Living Wild and Crazy


The beauty of your books is that you tell the honest truth of a normal girl living her normal life.  Basically, it seems to me that “you live young while you’re young, live old while you’re old.”  Youth is the only chance you have to live out your wild and crazy adventures, not because of finances or  not being tied down.  It’s because your priorities and values change as you get older.  You no longer look for life to be an ever-changing crazy adventure, you look for “simple but good.”  That’s a beautiful thing.  But all change is tinted with the sadness of leaving something behind.

Phyllis replied:

Hmmm.  Yes and no to the idea of change.  Yes, when you’re growing up, every year you’re in a different class at school, different teachers, learning new things.  You expect change.  If you get a job or go to college, you may work different hours, live in new cities, constantly meet new people.  But you can actually get tired of change; change can get “old.”  You may get tired of living alone; of meeting friends each night at the usual bar scene; may get tired of serial dating—of living out of a suitcase with so much travel.  And people who have raised families and put their kids through college may be ready for living a little crazy for awhile–traveling to places they’d always wanted to go, starting a new business, moving to a new location.  The secret, I think, is not to expect always to be “happy,” because “happiness” is reserved for big things–awards or birth of a child, or falling in love or meeting an old friend.  What you hope for is contentment.  Nobody can feel extreme emotion all the time, so reserve “happiness” for the really special things that happen and “contentment” for your day-to-day life.  And yes, change is often tinted with sadness–leaving something behind–but it’s hard to go around “sad” all the time too.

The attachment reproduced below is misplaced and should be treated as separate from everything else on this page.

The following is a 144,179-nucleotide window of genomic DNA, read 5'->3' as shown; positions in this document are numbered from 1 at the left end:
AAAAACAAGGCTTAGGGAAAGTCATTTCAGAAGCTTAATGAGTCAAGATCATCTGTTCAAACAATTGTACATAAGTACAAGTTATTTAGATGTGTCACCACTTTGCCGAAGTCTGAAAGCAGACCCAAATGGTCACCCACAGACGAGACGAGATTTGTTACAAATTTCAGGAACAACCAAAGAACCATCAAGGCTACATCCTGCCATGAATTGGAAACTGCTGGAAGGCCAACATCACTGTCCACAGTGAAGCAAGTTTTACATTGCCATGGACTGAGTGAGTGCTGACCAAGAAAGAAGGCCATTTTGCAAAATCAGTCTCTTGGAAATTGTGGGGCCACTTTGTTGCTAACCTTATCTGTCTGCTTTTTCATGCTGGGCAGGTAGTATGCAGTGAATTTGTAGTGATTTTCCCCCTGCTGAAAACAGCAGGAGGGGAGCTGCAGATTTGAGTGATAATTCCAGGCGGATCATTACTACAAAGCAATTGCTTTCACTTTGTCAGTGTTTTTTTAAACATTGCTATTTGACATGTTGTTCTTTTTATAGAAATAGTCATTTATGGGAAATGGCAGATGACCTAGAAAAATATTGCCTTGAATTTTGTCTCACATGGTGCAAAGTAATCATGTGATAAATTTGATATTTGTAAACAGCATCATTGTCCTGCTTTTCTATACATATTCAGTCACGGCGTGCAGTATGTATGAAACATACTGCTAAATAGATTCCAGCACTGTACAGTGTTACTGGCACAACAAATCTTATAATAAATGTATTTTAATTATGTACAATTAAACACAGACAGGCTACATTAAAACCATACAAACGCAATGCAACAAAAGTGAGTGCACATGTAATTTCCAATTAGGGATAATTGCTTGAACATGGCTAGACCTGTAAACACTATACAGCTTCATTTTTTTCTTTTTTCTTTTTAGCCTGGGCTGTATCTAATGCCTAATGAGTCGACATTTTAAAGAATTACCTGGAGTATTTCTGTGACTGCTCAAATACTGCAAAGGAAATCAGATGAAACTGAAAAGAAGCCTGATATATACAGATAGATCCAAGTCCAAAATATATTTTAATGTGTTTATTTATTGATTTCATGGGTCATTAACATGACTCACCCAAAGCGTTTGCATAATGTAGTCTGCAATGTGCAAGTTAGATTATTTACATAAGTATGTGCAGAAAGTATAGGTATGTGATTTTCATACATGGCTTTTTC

Posted on: October 28, 2016


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